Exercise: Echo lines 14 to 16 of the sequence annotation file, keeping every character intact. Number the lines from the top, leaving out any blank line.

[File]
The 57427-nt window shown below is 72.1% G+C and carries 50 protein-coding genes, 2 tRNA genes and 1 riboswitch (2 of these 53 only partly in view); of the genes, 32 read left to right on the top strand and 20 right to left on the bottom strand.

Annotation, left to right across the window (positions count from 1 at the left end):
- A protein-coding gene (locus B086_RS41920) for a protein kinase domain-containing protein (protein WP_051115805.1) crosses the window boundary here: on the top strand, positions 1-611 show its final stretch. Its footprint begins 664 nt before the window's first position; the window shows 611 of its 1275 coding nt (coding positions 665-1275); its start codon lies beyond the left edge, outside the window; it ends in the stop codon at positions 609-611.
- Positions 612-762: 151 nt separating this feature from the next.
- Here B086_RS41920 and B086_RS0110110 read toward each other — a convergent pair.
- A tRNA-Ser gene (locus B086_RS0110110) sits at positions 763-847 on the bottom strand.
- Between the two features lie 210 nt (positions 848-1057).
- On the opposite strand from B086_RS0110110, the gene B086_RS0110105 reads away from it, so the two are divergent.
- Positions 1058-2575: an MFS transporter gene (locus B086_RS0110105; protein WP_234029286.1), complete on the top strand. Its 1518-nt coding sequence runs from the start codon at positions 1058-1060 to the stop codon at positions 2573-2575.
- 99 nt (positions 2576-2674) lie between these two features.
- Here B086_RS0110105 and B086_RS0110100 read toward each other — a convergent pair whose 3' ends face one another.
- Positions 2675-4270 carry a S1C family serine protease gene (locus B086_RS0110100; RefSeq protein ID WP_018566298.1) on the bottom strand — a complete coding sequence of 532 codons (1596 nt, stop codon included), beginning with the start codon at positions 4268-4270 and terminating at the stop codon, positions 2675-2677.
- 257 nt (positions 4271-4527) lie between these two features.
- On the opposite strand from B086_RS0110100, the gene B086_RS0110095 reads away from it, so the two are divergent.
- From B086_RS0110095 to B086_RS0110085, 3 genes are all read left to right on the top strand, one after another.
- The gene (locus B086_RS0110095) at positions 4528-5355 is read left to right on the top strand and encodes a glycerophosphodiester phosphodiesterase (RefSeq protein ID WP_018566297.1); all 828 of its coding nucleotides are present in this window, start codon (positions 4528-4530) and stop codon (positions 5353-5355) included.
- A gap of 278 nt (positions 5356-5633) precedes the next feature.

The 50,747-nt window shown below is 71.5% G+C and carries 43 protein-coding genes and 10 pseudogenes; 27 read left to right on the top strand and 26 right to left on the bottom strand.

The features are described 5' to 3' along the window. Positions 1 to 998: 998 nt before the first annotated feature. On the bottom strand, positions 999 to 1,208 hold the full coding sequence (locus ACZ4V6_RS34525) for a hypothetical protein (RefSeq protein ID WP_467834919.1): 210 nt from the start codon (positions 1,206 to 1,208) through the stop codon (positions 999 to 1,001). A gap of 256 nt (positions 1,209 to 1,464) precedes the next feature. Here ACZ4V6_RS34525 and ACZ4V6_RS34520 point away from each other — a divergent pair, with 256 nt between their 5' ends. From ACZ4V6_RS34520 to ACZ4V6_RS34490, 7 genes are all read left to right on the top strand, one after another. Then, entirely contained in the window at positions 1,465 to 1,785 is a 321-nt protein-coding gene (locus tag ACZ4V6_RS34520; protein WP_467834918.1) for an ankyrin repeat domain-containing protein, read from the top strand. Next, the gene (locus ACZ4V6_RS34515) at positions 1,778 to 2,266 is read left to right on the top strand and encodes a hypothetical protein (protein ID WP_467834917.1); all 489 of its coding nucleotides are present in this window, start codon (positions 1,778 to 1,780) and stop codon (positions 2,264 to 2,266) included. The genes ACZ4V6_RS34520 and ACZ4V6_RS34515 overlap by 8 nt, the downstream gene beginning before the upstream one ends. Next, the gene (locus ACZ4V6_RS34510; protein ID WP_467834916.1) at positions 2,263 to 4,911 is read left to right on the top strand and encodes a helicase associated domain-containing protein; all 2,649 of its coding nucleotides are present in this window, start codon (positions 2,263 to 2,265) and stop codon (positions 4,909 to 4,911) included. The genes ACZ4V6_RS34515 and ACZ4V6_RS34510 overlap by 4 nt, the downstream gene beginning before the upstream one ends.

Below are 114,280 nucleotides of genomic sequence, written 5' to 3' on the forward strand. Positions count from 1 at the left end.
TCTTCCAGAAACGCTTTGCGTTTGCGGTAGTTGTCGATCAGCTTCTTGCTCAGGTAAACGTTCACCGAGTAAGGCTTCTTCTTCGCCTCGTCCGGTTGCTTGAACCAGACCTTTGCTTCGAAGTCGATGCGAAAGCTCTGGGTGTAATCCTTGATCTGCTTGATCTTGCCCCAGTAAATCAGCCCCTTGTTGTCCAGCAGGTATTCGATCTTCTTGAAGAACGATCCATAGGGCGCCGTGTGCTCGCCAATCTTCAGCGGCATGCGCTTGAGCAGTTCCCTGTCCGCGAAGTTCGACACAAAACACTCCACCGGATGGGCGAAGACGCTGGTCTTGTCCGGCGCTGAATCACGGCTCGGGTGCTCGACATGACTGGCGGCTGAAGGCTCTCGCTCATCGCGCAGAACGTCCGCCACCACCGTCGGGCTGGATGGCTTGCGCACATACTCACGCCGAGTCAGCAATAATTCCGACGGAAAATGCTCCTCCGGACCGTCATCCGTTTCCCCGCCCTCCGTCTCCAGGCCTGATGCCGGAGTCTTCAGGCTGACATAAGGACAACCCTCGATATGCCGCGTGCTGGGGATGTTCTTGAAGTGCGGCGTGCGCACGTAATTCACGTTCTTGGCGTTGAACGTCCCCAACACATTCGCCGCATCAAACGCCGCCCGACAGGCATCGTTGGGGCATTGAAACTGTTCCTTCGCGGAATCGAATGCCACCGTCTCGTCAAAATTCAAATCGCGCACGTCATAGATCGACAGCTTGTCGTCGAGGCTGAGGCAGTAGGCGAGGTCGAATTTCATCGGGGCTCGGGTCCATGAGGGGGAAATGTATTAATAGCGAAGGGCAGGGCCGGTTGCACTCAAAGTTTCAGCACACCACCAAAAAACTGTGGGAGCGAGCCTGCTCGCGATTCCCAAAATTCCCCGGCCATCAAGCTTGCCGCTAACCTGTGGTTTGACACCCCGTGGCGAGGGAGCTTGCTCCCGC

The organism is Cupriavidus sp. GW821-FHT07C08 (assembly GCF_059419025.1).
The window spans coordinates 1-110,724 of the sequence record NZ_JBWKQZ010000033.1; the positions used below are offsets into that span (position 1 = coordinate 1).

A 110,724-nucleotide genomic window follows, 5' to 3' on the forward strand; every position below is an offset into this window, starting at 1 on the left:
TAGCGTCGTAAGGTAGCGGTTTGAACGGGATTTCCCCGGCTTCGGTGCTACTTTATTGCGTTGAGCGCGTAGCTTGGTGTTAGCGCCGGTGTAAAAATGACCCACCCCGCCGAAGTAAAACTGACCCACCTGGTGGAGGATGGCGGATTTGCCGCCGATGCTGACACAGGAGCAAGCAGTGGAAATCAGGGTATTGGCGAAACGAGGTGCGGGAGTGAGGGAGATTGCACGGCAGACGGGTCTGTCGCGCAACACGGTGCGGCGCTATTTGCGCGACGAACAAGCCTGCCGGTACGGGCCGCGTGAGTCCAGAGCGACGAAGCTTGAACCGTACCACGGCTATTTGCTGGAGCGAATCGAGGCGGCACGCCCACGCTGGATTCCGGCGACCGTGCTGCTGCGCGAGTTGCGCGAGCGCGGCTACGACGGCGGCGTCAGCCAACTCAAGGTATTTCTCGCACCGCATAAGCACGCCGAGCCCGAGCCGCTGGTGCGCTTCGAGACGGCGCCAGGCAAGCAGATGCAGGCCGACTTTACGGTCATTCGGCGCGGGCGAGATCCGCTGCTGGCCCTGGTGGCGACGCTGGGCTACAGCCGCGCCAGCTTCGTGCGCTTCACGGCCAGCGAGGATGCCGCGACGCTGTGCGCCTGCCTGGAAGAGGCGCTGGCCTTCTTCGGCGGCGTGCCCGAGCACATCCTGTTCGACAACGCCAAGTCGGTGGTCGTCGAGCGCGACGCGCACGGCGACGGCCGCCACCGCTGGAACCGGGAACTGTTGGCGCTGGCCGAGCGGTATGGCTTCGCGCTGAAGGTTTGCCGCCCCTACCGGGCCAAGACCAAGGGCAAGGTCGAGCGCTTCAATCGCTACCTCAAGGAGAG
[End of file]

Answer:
- On the opposite strand from B086_RS0110100, the gene B086_RS0110095 reads away from it, so the two are divergent.
- From B086_RS0110095 to B086_RS0110085, 3 genes are all read left to right on the top strand, one after another.
- The gene (locus B086_RS0110095) at positions 4528-5355 is read left to right on the top strand and encodes a glycerophosphodiester phosphodiesterase (RefSeq protein ID WP_018566297.1); all 828 of its coding nucleotides are present in this window, start codon (positions 4528-4530) and stop codon (positions 5353-5355) included.